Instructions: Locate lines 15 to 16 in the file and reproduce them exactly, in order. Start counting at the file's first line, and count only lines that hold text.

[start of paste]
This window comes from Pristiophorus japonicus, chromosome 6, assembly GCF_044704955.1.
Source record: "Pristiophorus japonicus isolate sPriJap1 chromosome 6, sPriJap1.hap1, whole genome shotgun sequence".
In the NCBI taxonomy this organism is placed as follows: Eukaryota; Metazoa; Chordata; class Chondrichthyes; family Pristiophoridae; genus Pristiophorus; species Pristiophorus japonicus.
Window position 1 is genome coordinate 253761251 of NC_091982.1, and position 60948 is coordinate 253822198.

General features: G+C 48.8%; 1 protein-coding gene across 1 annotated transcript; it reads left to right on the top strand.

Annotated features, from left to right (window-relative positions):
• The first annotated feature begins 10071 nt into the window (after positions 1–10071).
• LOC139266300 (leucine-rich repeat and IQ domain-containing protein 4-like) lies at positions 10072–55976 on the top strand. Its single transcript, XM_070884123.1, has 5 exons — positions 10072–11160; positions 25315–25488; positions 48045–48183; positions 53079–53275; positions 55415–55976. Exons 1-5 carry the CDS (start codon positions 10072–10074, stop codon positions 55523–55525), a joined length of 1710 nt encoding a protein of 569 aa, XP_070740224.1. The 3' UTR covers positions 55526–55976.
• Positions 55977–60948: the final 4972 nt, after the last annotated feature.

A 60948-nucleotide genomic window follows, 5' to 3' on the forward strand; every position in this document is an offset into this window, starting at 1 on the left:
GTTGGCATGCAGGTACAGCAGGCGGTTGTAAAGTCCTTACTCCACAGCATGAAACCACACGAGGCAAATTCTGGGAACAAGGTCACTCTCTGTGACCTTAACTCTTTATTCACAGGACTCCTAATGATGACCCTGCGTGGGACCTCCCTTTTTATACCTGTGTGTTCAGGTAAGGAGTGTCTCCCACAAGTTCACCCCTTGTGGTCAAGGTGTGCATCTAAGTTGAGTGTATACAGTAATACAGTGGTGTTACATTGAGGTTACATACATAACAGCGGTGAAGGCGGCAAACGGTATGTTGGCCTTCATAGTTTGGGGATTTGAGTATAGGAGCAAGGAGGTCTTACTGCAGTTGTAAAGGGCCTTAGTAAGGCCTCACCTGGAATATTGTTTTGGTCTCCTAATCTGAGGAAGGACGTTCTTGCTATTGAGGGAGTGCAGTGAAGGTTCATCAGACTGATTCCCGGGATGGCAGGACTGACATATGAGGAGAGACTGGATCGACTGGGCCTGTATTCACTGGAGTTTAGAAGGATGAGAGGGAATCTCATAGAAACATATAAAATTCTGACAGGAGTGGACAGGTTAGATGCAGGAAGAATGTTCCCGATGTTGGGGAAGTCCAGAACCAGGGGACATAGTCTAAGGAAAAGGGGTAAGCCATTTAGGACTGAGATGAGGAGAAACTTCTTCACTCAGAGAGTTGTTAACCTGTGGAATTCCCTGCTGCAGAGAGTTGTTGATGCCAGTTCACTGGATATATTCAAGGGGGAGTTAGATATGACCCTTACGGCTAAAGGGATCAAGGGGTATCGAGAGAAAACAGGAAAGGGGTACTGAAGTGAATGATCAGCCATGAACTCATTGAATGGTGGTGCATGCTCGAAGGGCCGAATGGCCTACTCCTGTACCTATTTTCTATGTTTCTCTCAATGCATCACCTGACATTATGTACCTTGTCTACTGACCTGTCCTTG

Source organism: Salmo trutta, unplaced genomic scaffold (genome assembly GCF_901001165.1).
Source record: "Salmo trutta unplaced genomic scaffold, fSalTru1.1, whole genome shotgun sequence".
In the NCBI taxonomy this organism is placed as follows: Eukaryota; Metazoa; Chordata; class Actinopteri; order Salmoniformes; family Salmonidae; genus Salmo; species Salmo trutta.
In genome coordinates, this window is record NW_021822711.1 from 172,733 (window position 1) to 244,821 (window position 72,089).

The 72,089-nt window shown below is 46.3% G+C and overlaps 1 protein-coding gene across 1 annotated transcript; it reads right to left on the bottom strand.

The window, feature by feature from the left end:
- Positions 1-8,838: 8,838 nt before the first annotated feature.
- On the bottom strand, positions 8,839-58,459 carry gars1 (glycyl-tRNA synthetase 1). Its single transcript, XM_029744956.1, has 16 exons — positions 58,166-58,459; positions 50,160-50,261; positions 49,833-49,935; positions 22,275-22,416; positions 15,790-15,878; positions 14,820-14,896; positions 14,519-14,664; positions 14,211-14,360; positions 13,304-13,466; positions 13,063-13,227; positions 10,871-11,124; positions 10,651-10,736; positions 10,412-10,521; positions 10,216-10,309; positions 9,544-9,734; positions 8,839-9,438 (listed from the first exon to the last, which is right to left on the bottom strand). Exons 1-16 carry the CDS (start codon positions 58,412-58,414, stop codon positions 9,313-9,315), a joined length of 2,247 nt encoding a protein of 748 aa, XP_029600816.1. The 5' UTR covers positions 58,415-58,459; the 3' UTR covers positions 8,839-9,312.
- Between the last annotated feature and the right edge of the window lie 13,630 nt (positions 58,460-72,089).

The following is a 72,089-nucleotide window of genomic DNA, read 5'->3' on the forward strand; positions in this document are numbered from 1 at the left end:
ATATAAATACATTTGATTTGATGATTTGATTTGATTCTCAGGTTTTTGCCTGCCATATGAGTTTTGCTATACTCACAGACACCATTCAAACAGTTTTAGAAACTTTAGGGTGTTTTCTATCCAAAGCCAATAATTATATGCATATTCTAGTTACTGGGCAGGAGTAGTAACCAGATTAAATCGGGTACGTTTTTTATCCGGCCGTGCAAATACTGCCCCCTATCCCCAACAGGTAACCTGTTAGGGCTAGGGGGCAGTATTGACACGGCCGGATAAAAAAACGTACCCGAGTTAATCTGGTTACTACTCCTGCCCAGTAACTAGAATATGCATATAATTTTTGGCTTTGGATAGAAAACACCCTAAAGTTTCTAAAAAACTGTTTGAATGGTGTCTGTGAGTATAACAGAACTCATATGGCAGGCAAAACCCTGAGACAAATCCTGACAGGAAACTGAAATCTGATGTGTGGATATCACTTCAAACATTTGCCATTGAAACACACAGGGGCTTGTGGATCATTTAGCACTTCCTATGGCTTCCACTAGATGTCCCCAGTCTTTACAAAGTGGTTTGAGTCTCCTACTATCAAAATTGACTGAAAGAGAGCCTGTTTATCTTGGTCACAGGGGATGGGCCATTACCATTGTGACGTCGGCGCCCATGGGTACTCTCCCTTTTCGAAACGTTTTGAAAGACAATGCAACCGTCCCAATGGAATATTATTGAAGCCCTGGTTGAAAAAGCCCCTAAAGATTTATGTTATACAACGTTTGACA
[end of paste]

In genome coordinates, this window is record NW_021822711.1 from 172,733 (window position 1) to 244,821 (window position 72,089).

The 72,089-nt window shown below is 46.3% G+C and overlaps 1 protein-coding gene across 1 annotated transcript; it reads right to left on the bottom strand.